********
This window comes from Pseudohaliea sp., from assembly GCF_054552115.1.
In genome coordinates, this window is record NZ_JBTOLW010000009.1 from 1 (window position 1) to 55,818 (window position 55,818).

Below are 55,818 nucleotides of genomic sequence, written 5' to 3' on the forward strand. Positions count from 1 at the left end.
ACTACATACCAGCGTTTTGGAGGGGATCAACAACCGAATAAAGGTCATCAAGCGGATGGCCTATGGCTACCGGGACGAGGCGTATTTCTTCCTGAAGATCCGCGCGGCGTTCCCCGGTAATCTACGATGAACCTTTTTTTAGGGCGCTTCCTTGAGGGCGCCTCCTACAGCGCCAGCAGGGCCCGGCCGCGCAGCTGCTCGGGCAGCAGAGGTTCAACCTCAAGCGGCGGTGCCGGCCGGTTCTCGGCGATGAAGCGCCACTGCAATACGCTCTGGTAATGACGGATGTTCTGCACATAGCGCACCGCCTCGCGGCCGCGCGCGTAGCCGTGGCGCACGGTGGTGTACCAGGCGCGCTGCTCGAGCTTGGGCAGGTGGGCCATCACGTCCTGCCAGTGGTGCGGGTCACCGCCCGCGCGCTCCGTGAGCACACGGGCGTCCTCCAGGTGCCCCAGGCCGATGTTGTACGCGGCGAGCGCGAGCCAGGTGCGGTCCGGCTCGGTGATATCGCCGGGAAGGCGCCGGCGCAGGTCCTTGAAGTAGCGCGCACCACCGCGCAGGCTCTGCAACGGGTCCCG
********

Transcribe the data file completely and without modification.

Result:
This window comes from Pseudohaliea sp., from assembly GCF_054552115.1.
In genome coordinates, this window is record NZ_JBTOLW010000009.1 from 1 (window position 1) to 55,818 (window position 55,818).

Below are 55,818 nucleotides of genomic sequence, written 5' to 3' on the forward strand. Positions count from 1 at the left end.
ACTACATACCAGCGTTTTGGAGGGGATCAACAACCGAATAAAGGTCATCAAGCGGATGGCCTATGGCTACCGGGACGAGGCGTATTTCTTCCTGAAGATCCGCGCGGCGTTCCCCGGTAATCTACGATGAACCTTTTTTTAGGGCGCTTCCTTGAGGGCGCCTCCTACAGCGCCAGCAGGGCCCGGCCGCGCAGCTGCTCGGGCAGCAGAGGTTCAACCTCAAGCGGCGGTGCCGGCCGGTTCTCGGCGATGAAGCGCCACTGCAATACGCTCTGGTAATGACGGATGTTCTGCACATAGCGCACCGCCTCGCGGCCGCGCGCGTAGCCGTGGCGCACGGTGGTGTACCAGGCGCGCTGCTCGAGCTTGGGCAGGTGGGCCATCACGTCCTGCCAGTGGTGCGGGTCACCGCCCGCGCGCTCCGTGAGCACACGGGCGTCCTCCAGGTGCCCCAGGCCGATGTTGTACGCGGCGAGCGCGAGCCAGGTGCGGTCCGGCTCGGTGATATCGCCGGGAAGGCGCCGGCGCAGGTCCTTGAAGTAGCGCGCACCACCGCGCAGGCTCTGCAACGGGTCCCG